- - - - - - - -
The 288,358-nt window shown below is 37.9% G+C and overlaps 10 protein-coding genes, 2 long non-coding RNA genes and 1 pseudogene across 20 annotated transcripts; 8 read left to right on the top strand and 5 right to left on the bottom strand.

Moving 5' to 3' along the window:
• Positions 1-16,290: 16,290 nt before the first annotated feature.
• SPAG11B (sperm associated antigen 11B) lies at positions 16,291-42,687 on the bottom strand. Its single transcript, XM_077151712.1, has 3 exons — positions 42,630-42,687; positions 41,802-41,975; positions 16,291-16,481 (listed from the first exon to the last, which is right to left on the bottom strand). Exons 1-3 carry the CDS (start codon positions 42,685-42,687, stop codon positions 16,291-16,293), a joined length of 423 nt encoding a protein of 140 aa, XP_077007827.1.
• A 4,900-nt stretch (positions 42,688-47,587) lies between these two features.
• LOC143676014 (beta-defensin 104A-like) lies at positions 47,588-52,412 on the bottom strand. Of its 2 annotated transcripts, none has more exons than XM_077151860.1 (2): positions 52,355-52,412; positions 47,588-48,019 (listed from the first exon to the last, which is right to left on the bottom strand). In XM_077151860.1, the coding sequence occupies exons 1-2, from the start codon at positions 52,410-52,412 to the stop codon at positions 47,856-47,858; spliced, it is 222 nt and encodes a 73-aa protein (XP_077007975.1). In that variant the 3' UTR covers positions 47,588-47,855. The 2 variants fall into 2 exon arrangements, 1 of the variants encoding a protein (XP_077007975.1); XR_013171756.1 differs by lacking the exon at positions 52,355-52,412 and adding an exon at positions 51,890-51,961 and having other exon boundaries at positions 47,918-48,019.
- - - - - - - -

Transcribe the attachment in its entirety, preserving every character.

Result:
The 288,358-nt window shown below is 37.9% G+C and overlaps 10 protein-coding genes, 2 long non-coding RNA genes and 1 pseudogene across 20 annotated transcripts; 8 read left to right on the top strand and 5 right to left on the bottom strand.

Moving 5' to 3' along the window:
• Positions 1-16,290: 16,290 nt before the first annotated feature.
• SPAG11B (sperm associated antigen 11B) lies at positions 16,291-42,687 on the bottom strand. Its single transcript, XM_077151712.1, has 3 exons — positions 42,630-42,687; positions 41,802-41,975; positions 16,291-16,481 (listed from the first exon to the last, which is right to left on the bottom strand). Exons 1-3 carry the CDS (start codon positions 42,685-42,687, stop codon positions 16,291-16,293), a joined length of 423 nt encoding a protein of 140 aa, XP_077007827.1.
• A 4,900-nt stretch (positions 42,688-47,587) lies between these two features.
• LOC143676014 (beta-defensin 104A-like) lies at positions 47,588-52,412 on the bottom strand. Of its 2 annotated transcripts, none has more exons than XM_077151860.1 (2): positions 52,355-52,412; positions 47,588-48,019 (listed from the first exon to the last, which is right to left on the bottom strand). In XM_077151860.1, the coding sequence occupies exons 1-2, from the start codon at positions 52,410-52,412 to the stop codon at positions 47,856-47,858; spliced, it is 222 nt and encodes a 73-aa protein (XP_077007975.1). In that variant the 3' UTR covers positions 47,588-47,855. The 2 variants fall into 2 exon arrangements, 1 of the variants encoding a protein (XP_077007975.1); XR_013171756.1 differs by lacking the exon at positions 52,355-52,412 and adding an exon at positions 51,890-51,961 and having other exon boundaries at positions 47,918-48,019.